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Abstract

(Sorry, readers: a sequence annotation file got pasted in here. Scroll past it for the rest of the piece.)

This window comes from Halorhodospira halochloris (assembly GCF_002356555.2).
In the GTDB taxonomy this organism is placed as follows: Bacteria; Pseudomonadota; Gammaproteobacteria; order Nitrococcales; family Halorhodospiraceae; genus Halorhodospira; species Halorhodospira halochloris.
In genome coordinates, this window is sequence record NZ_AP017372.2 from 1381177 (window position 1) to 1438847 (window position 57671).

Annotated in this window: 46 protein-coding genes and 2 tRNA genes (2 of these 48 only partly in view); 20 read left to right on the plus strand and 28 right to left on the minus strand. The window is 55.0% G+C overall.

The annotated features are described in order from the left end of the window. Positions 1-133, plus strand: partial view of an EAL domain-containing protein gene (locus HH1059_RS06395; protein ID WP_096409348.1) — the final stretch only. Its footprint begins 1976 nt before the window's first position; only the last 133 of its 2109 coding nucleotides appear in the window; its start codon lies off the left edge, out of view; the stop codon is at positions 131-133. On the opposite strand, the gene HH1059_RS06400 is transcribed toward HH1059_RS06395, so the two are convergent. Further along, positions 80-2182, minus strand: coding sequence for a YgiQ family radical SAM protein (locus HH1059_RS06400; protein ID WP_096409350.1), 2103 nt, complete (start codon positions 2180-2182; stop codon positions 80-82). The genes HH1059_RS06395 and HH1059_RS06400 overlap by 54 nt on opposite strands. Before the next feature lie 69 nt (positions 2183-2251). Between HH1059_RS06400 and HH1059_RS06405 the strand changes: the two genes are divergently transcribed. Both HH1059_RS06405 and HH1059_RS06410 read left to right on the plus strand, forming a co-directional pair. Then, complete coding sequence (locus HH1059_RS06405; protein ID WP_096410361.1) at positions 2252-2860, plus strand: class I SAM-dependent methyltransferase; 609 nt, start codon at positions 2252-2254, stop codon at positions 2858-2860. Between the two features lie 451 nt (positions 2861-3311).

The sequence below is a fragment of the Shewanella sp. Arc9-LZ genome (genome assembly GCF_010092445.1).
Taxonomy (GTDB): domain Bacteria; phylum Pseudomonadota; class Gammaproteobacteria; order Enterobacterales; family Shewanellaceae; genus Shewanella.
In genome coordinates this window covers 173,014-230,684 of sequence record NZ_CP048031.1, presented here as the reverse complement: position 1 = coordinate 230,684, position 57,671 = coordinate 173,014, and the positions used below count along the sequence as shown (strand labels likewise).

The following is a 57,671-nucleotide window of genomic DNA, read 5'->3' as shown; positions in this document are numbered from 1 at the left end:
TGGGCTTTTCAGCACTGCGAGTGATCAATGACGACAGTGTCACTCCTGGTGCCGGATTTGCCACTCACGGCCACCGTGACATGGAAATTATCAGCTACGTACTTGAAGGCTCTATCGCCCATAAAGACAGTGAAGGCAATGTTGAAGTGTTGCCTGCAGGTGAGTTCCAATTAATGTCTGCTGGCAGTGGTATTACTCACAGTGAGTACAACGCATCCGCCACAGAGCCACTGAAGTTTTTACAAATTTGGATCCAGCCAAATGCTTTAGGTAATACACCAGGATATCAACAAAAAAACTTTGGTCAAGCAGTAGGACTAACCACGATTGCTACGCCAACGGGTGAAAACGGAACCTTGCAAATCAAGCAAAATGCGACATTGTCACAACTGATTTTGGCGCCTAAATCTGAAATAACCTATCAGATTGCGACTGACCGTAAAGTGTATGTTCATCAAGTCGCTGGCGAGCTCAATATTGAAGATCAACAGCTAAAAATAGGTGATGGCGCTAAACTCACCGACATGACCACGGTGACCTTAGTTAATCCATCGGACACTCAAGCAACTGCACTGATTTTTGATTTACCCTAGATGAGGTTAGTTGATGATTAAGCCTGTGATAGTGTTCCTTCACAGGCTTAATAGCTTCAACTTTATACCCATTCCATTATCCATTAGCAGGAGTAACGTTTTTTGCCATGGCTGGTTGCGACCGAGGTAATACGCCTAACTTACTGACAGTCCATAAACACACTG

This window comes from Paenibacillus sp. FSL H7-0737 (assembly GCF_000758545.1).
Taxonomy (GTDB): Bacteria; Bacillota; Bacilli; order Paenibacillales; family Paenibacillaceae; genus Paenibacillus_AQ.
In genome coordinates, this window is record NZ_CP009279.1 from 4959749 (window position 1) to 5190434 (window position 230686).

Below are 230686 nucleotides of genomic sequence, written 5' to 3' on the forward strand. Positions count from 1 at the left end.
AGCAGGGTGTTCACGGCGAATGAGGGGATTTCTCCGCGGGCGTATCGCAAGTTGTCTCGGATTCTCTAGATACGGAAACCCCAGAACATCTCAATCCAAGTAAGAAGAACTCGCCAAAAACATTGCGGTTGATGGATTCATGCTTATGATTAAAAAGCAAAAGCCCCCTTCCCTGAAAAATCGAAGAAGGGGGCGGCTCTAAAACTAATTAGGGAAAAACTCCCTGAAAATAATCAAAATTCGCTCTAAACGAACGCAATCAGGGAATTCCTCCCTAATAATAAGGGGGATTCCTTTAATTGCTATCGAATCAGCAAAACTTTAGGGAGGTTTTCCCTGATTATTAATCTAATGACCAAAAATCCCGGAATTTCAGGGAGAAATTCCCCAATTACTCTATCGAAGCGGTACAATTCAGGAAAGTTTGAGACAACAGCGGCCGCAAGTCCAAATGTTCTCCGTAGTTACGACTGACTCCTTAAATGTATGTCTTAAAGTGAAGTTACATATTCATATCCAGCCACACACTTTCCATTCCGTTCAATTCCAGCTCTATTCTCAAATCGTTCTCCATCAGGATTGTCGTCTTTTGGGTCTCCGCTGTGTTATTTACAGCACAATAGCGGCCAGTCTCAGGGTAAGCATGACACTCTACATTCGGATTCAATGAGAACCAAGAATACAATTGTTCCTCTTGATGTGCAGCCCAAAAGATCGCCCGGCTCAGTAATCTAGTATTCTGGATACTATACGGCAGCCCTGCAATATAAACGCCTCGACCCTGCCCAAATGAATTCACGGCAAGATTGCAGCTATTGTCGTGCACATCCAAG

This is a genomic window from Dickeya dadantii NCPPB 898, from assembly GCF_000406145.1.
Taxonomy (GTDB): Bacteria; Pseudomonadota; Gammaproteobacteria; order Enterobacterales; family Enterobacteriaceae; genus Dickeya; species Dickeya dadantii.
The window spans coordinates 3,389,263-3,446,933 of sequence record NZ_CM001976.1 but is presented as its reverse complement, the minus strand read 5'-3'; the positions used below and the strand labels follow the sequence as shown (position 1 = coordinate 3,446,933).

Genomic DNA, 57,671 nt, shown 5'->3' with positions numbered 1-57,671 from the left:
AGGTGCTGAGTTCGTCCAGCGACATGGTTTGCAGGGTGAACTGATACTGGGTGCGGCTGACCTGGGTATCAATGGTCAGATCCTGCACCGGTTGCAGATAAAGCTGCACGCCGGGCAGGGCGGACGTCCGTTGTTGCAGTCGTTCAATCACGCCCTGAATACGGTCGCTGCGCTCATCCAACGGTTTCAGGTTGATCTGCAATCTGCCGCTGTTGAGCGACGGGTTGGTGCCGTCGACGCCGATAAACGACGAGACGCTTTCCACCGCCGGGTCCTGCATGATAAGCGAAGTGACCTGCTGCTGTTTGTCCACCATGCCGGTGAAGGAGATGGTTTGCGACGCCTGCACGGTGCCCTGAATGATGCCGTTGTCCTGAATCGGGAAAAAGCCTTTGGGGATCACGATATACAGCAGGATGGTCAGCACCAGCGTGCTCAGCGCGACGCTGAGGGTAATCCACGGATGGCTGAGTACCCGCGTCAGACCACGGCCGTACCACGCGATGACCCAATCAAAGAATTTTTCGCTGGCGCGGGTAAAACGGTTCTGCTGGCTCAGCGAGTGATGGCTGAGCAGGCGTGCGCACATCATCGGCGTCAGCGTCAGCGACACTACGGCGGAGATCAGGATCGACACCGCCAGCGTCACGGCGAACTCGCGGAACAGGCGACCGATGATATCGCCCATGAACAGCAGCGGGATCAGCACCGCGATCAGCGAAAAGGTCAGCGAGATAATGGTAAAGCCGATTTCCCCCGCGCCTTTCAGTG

A survey (via SurveyMonkey) was sent to lung cancer patients, their caregivers or significant others asking about their experience in making difficult treatment decisions. Of the 198 respondents, 118 (69%) indicated that they had faced a difficult decision with respect to their lung cancer treatment. Of those, 73% indicated that they would have desired that the decision be made with their physician using a shared decision-making process, and 58% perceived that such a process had occurred. In addition, only 23% of respondents indicated that they had had the right amount of information when making the decision. Fortunately, only 9% of respondents expressed regret regarding the decision they ultimately made. A Patient Decision Aid (PDA) was made available to the respondents to view, and opinions were sought regarding the usefulness of this type of format for presenting information. This format was perceived as helpful, unsure if helpful, or not helpful by 62%, 36%, and 2% of respondents, respectively. In summary, the majority of lung cancer patients want to make difficult decisions using a shared decision-making process. The patient perception is that this is not occurring often enough. Even in this fairly well-educated group of respondents, many report that they are not sure that they have all the information necessary to make that difficult decision. Physicians may need help developing their communication and shared decision-making skills. Introducing PDAs into the oncology clinic may represent a way to present complex information and improve the patient experience.

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